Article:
Support Analysis As

Support Analysis

The internet is interfering with our abilities to concentrate on long reading pieces.
Carr starts off talking figuratively about someone tinkering with his brain, talking about how his concentration drifts and he is unable to read longer piece without getting side tracked. He also mentions that his mind expects to take in information the web does, swiftly and uses the analogy of scuba diving through the water versus being on a jet ski and zipping across it illustration. He attributes this to his own personal experience (Evidence).
I think this part is evoking emotion. He is trying to get people to think back at their own habits and abilities and it's almost scary to think about the internet being powerful enough to change our minds.

Others have experienced the same issues while using the web regarding their concentration.
He uses evidence from personal experience from his friends who have also had the same experiences. He talks about a blogger, Scott Karp who also experiences the phenomenon and questions whether he seeks convenience or if his thinking has actually changed to understand the short writings of the internet better than the length of books. Another blogger, Bruce Friedman talks about how his thinking has taken on more of a staccato quality, only allowing him to absorb smaller pieces and resulting in skimming longer ones.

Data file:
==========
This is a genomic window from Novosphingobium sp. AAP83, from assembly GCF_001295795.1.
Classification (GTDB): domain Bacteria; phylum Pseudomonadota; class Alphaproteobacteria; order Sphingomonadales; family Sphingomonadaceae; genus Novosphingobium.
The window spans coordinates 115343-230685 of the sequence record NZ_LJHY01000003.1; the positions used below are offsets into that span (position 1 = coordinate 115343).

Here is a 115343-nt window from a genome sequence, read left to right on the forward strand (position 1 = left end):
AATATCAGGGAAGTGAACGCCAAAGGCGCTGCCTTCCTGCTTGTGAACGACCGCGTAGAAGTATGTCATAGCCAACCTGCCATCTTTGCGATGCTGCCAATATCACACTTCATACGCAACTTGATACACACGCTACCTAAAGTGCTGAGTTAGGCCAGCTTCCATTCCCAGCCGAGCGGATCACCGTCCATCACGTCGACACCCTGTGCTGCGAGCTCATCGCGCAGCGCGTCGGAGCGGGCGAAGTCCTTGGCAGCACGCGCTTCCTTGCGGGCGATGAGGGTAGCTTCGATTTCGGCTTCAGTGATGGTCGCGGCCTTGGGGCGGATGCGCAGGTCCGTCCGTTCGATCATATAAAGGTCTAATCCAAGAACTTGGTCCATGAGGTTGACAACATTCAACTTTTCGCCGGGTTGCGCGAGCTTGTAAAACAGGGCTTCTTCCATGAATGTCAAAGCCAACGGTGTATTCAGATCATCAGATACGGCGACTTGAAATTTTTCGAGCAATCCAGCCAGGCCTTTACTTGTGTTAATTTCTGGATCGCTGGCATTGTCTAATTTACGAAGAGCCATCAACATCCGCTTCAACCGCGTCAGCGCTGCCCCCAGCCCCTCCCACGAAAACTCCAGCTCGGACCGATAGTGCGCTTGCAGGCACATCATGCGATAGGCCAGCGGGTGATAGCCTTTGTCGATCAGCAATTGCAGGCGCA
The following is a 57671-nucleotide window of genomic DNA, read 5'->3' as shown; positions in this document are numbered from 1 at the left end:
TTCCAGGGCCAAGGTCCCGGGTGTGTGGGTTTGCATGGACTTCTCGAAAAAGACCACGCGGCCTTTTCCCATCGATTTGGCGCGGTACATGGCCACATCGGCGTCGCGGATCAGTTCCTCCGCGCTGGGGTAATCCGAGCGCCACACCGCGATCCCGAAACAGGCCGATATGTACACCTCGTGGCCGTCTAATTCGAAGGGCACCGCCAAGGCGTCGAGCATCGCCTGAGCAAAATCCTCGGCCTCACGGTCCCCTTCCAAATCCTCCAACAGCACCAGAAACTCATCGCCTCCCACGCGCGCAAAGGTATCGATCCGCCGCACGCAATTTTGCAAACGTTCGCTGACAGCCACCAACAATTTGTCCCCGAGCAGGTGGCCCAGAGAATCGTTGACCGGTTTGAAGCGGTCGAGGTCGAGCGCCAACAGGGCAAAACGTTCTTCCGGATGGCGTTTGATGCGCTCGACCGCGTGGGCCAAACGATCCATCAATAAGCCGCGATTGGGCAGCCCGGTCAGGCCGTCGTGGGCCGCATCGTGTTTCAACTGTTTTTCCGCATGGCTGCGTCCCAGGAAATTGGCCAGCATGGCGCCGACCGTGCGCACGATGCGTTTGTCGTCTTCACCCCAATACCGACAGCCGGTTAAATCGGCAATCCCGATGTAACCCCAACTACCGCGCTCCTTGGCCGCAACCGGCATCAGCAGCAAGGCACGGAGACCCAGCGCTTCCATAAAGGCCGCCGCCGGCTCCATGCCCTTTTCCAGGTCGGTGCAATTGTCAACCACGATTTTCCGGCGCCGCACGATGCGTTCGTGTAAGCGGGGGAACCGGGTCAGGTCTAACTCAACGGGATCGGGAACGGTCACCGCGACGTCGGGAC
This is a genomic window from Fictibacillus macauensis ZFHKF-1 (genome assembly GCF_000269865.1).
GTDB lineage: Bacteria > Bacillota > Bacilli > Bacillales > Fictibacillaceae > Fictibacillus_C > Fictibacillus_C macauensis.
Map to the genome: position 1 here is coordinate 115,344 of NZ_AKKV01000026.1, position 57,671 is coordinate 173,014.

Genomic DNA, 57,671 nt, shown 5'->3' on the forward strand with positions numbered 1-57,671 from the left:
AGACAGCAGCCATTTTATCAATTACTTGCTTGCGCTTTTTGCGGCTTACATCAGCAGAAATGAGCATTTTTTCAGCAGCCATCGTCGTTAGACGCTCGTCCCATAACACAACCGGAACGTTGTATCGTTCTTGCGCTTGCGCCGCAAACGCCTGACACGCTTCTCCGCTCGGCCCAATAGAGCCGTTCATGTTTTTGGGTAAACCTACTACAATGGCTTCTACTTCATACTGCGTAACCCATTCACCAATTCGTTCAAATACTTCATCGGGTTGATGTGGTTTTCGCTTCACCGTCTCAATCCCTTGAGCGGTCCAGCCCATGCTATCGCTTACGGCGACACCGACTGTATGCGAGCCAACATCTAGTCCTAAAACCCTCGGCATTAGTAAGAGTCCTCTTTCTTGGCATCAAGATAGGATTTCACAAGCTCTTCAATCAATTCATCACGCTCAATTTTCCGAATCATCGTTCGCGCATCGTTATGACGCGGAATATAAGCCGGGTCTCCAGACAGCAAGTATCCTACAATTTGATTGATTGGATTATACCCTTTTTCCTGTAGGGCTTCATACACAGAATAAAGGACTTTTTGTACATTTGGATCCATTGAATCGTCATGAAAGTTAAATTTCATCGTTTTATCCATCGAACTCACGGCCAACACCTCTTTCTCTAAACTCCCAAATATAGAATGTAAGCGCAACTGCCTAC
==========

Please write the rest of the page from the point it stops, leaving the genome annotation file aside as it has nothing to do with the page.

This is similar to the first claim where he wants to evoke emotion. Again, he is giving examples of where this is happening in more people than just himself. He also seems to be building some credibility by finding others that share the same thoughts as himself.

We are reading more today than ever, but its a different type of reading.
He cites the University College of London study suggesting that we may in fact be in the middle of a change in the way we think. Verification. The study found that "skimming activity" was found in many sites and most subjects would return back to a site that they had previously visited. Maryanne Wolf a developmental psychologist of Tufts University suggests that the net is giving a style that promotes efficiency and could be weakening our capacity for deep reading.
This part is trying to build credibility. He is giving examples of professionals who have research to back up their findings that agree with the argument he has presented to us.

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